Blog Post #2 – Cultural Differences & Task Analysis

In undergrad, I was able to take a course on childhood development across cultures. What I learned from the course and the literature we read was how simultaneously cultures could be so vastly different and the same at doing the same things. A large take-away was how, while we tend to think of how we personally perform tasks as the best, this is often not the case. Cultures may differ in how they perform similar actions, as simple as driving or eating, or as complex as how we operate our governments and educational systems. However, they all serve a general purpose to enhance our quality of life.

Grossman et. al. studies explored cognitive differences among eastern and western cultures and the various factors that could lead to these differences, such as genetics and linguistics as well as societal structure. I think it would be interesting to explore task analyses of every day routine, like driving and eating, across cultures. Maybe we could learn ways to enhance the methodologies we have so deeply embedded into our own society into more dynamic and efficient ones.

Blog Post #1 – Human-Machine Systems and Automation

Hello and Welcome to ENP162 website!

Hello! Thank you for visiting my portfolio site for ENP162. My name is Fallon Shaughnessy, and I am a human factors engineering master’s student at Tufts University. The purpose of my blog is to share my thoughts and insights on all things human factors and automation. And I would love to hear from you! Don’t hesitate to leave comments and replies via the space provided at the end of each blog post. My hope is that this page becomes a place for lively discussion!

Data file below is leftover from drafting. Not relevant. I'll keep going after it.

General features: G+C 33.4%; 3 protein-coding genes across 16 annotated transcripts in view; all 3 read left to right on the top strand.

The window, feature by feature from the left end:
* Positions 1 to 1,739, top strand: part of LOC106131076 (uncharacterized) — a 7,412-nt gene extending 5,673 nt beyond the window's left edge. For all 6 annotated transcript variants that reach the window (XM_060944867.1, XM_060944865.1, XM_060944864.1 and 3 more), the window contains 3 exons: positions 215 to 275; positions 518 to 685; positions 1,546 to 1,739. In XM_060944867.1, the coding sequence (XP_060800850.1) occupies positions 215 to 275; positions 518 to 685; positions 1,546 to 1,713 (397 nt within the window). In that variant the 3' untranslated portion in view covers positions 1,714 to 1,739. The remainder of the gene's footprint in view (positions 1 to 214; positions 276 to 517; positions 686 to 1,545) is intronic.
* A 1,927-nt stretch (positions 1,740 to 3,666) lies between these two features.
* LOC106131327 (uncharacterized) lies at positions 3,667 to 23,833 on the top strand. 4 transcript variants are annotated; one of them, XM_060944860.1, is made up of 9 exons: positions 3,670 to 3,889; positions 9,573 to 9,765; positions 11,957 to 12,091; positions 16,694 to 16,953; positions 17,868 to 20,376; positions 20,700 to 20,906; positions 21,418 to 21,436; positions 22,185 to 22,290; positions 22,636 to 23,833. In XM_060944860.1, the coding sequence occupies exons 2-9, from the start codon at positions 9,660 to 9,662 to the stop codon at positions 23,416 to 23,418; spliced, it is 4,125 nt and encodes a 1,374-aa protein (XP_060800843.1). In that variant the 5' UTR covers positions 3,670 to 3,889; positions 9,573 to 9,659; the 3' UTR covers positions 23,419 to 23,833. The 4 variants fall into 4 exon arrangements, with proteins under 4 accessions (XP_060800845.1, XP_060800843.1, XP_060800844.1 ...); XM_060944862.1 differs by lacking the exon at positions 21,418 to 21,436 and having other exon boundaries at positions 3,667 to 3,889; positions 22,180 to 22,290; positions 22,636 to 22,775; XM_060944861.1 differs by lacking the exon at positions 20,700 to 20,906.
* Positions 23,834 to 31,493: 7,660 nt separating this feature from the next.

Human-Machine Systems and Automation

We live in an increasingly technology-driven world, which is clearly highlighted through the evolution of automated systems and how we interact with them. With rapid strides in our advancement of automated technology, I also become increasingly curious about the ethics surrounding these systems. Are they dangerous? Could they do more harm than good? What constitutes harm?

I always think about a childhood favorite book of mine, Charlie and the Chocolate Factory. Poor Mr. Bucket was replaced at the toothpaste factory because of these very machines. Because of his unemployment, Charlie and his family faced financial trouble and a general worsening of well being both physically and psychologically. Daniel Akst for The Wilson Quarterly wrote of these risks and responsibilities we have when implementing automation into industry. When we think of harm, we often think of physical injury or death. We all have heard about how self driving cars can, and have, caused physically harmful accidents. But what other types of harm are we subjecting humans to through automation? And how can we be cognizant of these risks? Who benefits from automated systems and who doesn’t?